Wednesday, September 08, 2010

Legacy of Education: A "Cherishing" School Culture

For the past two years, I've worked half-time for Wellsprings Friends School, an alternative high school in Eugene. My contract ended in June so tomorrow I'll be missing the first "morning circle" that marks the beginning of the new school year.

In light of my experience at the school, I've been thinking about the legacy of education in our lives. And, in my reading of Sara Lawrence-Lightfoot's The Third Chapter this summer, I found the best way to describe the Wellsprings approach to educating young people: a "cherishing" school culture.

In the conclusion to Lawrence-Lightfoot's book, she quotes Mary Catherine Bateson on the need for cherishing to be fully open to learning throughout one's life:

"One of the things we know about the human capacity to keep on learning, to remain young at heart and willing to learn, is that it needs to be supported by cherishing. We needed to be cherished as infants, and as adults we need to cherish our children. But if we want a society of people willing and open and ready to learn, it has to be a kinder, gentler society, because we need a lot of mutual support to face change, to give up things we've always believed in."

The author believes that "our contemporary preoccupation with testing" in schools leads to "a narrowing and standardization of learning that neglects the building of the 'edifice' of life. And I believe that the parts of the school curriculum -- the arts and humanities, sports, and community service in particular -- that are the first to be eliminated when schools are facing budget cuts, may be the very arenas that support approaches to learning that will emerge as important to sustaining development across the life span."

Lawrence-Lightfoot calls for a "shift to a more embracing, generous, complex curriculum, and a more 'cherishing' school culture (that) will require changes in societal expectations, cultural priorities, and educational policies. In turn, it will require that teachers in our schools see themselves as lifelong learners, modeling for their students a curiosity about life and a fearless pursuit of knowledge; this, in turn, will nourish the imagination, questioning, storytelling, intellectual discipline, and adventurousness of the students in their classrooms."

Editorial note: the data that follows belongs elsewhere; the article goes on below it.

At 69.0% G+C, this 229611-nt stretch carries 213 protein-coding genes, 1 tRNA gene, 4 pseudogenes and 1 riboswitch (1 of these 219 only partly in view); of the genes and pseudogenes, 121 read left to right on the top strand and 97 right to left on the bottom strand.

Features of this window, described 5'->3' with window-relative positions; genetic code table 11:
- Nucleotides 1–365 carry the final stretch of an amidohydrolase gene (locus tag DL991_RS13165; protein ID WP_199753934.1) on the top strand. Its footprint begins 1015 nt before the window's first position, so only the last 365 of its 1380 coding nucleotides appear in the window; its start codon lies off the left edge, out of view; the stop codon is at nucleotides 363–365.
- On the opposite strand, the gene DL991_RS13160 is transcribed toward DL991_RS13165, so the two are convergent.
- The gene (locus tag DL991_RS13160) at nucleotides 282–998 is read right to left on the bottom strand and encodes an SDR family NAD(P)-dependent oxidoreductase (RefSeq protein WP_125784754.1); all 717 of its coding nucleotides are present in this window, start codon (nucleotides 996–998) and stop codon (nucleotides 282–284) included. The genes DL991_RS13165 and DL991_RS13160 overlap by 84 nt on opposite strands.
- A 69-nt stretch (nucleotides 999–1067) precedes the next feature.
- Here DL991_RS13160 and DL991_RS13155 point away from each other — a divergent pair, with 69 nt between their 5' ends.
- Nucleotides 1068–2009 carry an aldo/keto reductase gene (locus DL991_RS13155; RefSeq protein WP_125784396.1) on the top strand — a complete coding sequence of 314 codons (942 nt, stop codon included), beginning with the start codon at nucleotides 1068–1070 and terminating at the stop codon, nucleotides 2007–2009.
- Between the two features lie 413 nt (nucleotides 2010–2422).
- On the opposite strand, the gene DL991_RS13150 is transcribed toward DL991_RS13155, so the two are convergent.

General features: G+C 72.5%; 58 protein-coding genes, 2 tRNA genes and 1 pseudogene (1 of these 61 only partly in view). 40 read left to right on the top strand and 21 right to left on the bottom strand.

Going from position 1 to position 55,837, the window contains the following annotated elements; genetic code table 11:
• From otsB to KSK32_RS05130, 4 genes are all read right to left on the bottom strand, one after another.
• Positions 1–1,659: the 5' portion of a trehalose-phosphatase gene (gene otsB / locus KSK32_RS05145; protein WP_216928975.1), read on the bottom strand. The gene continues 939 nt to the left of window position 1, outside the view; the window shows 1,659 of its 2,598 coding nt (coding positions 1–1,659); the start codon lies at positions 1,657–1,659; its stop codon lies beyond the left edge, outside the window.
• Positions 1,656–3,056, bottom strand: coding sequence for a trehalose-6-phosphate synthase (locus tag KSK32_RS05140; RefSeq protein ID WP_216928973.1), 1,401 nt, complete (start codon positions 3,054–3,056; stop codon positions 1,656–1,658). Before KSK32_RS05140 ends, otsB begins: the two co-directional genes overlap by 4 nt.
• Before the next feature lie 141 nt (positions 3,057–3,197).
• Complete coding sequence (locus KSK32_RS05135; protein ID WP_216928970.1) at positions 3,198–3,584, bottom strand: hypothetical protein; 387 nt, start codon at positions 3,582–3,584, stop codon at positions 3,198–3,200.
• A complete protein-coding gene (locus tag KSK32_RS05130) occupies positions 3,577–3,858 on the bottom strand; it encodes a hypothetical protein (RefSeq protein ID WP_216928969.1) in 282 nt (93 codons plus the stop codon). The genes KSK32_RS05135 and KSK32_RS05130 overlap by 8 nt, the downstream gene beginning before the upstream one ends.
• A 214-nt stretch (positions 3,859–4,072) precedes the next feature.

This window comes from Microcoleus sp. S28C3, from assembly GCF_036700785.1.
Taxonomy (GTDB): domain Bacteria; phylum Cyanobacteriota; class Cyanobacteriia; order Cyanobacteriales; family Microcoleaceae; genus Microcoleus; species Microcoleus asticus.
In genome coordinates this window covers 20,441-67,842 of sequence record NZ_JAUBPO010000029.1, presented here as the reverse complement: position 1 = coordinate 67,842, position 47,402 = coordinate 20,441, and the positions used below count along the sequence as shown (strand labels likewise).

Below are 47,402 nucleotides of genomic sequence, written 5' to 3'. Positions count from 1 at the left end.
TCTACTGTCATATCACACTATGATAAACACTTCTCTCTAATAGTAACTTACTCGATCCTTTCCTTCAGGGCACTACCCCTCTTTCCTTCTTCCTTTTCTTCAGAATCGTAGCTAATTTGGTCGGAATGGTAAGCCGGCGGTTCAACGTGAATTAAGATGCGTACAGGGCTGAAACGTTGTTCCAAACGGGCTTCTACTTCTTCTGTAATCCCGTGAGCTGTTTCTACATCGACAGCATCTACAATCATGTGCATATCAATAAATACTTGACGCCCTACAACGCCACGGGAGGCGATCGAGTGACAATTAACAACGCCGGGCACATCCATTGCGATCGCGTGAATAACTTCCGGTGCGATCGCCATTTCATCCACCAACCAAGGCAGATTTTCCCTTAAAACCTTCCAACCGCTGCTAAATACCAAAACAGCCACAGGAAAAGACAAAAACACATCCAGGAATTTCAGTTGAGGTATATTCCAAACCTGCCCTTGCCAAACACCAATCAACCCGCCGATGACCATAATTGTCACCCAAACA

In my view, Wellsprings Friends School models just such a "cherishing school culture." Its teachers show their love for their students and demonstrate their love of learning each day.

My hope is that the radical changes needed in our education system (and coming eventually) will leave a legacy of cherishing for future generations of lifelong learners.

Legacy of Education: A "Cherishing" School CultureSocialTwist Tell-a-Friend

1 comment:

Gunnar Berg said...

Lorna started her final(?)year of teaching 3rd grade yesterday. I qualify "final" because this is the third year she has begun her final year, then reneged when the time came to pull the plug. Last year was a difficult group, which she knew going in, and she took it as a challenge. A hard challenge. She was frustrated and discouraged by year's end - then last week she saw the results of their tests and the huge jumps in progress they had made. She came home walking on air, and "I'm going to quit!" has morphed into "If I quit."

My daughter has chosen to travel the same path, although it has taken her to the other side of the world. Looking back, I should have too.